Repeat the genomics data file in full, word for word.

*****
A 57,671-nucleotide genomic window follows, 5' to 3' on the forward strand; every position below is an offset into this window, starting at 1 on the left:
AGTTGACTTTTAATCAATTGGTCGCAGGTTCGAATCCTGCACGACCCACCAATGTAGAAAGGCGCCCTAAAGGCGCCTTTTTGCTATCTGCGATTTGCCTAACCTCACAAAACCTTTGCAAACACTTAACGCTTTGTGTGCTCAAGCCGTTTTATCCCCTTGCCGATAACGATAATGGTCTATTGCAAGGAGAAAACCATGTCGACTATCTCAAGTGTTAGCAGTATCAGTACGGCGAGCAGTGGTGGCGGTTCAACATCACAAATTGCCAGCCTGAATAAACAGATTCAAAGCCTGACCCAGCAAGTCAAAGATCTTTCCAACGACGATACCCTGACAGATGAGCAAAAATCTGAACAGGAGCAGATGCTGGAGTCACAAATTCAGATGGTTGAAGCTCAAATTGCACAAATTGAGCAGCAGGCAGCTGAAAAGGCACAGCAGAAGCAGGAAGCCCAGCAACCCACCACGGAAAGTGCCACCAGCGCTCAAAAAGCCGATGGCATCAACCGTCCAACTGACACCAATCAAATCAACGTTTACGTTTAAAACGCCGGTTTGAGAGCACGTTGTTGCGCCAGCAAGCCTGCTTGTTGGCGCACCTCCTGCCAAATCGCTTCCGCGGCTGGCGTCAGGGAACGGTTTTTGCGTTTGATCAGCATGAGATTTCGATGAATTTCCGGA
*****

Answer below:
A 57,671-nucleotide genomic window follows, 5' to 3' on the forward strand; every position below is an offset into this window, starting at 1 on the left:
AGTTGACTTTTAATCAATTGGTCGCAGGTTCGAATCCTGCACGACCCACCAATGTAGAAAGGCGCCCTAAAGGCGCCTTTTTGCTATCTGCGATTTGCCTAACCTCACAAAACCTTTGCAAACACTTAACGCTTTGTGTGCTCAAGCCGTTTTATCCCCTTGCCGATAACGATAATGGTCTATTGCAAGGAGAAAACCATGTCGACTATCTCAAGTGTTAGCAGTATCAGTACGGCGAGCAGTGGTGGCGGTTCAACATCACAAATTGCCAGCCTGAATAAACAGATTCAAAGCCTGACCCAGCAAGTCAAAGATCTTTCCAACGACGATACCCTGACAGATGAGCAAAAATCTGAACAGGAGCAGATGCTGGAGTCACAAATTCAGATGGTTGAAGCTCAAATTGCACAAATTGAGCAGCAGGCAGCTGAAAAGGCACAGCAGAAGCAGGAAGCCCAGCAACCCACCACGGAAAGTGCCACCAGCGCTCAAAAAGCCGATGGCATCAACCGTCCAACTGACACCAATCAAATCAACGTTTACGTTTAAAACGCCGGTTTGAGAGCACGTTGTTGCGCCAGCAAGCCTGCTTGTTGGCGCACCTCCTGCCAAATCGCTTCCGCGGCTGGCGTCAGGGAACGGTTTTTGCGTTTGATCAGCATGAGATTTCGATGAATTTCCGGA